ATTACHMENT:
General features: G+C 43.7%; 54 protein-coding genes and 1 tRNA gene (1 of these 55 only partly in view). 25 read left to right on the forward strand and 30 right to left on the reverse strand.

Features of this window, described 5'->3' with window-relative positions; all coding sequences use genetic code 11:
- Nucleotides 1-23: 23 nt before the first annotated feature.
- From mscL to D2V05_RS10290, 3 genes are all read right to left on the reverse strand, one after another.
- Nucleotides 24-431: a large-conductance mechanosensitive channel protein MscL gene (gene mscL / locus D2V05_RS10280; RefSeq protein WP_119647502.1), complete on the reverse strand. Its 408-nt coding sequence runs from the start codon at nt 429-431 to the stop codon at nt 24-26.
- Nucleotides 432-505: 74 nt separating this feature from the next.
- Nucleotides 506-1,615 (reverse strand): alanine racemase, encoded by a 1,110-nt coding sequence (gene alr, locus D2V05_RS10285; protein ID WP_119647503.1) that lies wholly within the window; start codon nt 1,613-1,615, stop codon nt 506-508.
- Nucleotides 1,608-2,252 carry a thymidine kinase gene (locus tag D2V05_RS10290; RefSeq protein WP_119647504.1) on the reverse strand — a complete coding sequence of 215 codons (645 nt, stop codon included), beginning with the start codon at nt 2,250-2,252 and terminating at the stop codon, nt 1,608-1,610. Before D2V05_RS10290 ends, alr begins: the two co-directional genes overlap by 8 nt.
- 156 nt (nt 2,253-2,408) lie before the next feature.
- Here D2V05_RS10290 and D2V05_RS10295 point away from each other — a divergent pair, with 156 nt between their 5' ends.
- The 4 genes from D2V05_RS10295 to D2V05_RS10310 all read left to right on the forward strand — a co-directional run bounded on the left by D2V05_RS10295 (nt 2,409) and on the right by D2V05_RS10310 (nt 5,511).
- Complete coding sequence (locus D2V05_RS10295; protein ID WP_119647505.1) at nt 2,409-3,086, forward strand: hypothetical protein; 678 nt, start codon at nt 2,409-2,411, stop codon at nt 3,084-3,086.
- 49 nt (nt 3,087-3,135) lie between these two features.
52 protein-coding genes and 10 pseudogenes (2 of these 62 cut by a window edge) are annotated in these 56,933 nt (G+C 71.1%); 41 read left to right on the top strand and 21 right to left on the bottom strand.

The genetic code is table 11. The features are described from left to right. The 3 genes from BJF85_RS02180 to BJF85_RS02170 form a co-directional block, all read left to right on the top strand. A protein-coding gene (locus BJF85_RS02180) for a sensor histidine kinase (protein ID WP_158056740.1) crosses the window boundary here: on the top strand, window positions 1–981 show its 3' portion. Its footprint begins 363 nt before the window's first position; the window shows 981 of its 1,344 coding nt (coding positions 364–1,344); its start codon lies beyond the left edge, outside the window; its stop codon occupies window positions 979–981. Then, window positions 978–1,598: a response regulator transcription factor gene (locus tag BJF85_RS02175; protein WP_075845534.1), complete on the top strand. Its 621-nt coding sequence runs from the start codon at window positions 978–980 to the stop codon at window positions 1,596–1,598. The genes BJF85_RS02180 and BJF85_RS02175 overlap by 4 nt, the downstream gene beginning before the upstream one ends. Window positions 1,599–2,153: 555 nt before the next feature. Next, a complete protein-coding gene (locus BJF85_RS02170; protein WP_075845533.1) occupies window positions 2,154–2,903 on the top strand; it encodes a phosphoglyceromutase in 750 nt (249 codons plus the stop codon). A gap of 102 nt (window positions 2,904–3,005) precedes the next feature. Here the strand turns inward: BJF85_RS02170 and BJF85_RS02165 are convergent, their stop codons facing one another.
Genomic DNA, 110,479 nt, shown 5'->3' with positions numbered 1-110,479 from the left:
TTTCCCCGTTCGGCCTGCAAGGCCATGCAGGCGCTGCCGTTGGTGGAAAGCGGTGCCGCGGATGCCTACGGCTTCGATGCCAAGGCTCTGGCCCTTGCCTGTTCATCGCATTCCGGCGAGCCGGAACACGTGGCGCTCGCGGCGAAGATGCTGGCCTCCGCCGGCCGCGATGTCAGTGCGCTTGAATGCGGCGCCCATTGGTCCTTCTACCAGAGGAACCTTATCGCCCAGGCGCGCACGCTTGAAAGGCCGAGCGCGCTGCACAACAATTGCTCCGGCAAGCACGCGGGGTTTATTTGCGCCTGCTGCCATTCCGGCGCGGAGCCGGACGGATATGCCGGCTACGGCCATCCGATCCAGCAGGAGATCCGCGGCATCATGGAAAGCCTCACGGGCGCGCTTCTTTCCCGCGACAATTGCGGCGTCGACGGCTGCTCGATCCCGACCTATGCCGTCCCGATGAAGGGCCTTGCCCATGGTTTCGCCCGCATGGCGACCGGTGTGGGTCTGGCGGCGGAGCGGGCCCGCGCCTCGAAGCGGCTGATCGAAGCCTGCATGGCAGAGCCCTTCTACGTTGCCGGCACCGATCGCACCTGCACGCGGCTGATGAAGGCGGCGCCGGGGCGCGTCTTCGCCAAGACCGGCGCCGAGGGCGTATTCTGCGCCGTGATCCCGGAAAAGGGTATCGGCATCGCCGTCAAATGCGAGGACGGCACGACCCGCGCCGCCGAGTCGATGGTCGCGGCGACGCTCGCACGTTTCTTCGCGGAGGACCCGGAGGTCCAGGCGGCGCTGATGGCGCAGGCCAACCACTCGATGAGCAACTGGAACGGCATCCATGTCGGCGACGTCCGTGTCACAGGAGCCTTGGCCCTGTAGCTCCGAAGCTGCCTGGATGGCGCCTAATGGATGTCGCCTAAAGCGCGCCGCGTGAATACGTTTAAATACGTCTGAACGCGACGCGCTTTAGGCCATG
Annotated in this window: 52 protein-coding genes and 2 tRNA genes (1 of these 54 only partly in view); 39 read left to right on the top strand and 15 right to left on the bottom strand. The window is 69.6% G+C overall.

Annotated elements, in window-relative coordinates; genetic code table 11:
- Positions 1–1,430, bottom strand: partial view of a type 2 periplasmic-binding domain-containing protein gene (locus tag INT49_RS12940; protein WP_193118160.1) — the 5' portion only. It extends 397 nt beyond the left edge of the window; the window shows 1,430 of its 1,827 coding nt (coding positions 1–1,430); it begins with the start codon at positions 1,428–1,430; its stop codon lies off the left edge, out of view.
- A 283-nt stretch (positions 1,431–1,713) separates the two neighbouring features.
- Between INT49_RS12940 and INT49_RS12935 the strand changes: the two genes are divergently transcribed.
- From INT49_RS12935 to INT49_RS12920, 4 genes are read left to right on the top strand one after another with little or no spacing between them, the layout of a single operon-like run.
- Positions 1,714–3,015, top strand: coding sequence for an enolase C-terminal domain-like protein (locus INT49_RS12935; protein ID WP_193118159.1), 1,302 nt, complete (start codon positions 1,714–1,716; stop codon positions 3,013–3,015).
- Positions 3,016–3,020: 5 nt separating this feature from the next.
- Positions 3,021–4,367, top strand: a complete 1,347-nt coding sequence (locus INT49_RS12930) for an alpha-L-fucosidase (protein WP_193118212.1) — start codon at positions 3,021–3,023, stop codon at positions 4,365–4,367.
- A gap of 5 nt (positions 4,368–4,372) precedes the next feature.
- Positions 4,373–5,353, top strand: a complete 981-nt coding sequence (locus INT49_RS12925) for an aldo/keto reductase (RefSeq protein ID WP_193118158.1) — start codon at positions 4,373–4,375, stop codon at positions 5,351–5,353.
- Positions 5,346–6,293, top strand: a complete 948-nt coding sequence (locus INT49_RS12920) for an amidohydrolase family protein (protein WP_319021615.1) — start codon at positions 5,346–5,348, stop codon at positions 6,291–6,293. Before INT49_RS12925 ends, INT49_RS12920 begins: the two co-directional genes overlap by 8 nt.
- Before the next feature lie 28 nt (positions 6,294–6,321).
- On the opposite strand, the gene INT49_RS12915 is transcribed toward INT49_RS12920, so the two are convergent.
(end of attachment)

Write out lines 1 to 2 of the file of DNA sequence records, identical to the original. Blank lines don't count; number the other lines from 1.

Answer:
General features: G+C 43.7%; 54 protein-coding genes and 1 tRNA gene (1 of these 55 only partly in view). 25 read left to right on the forward strand and 30 right to left on the reverse strand.

Features of this window, described 5'->3' with window-relative positions; all coding sequences use genetic code 11: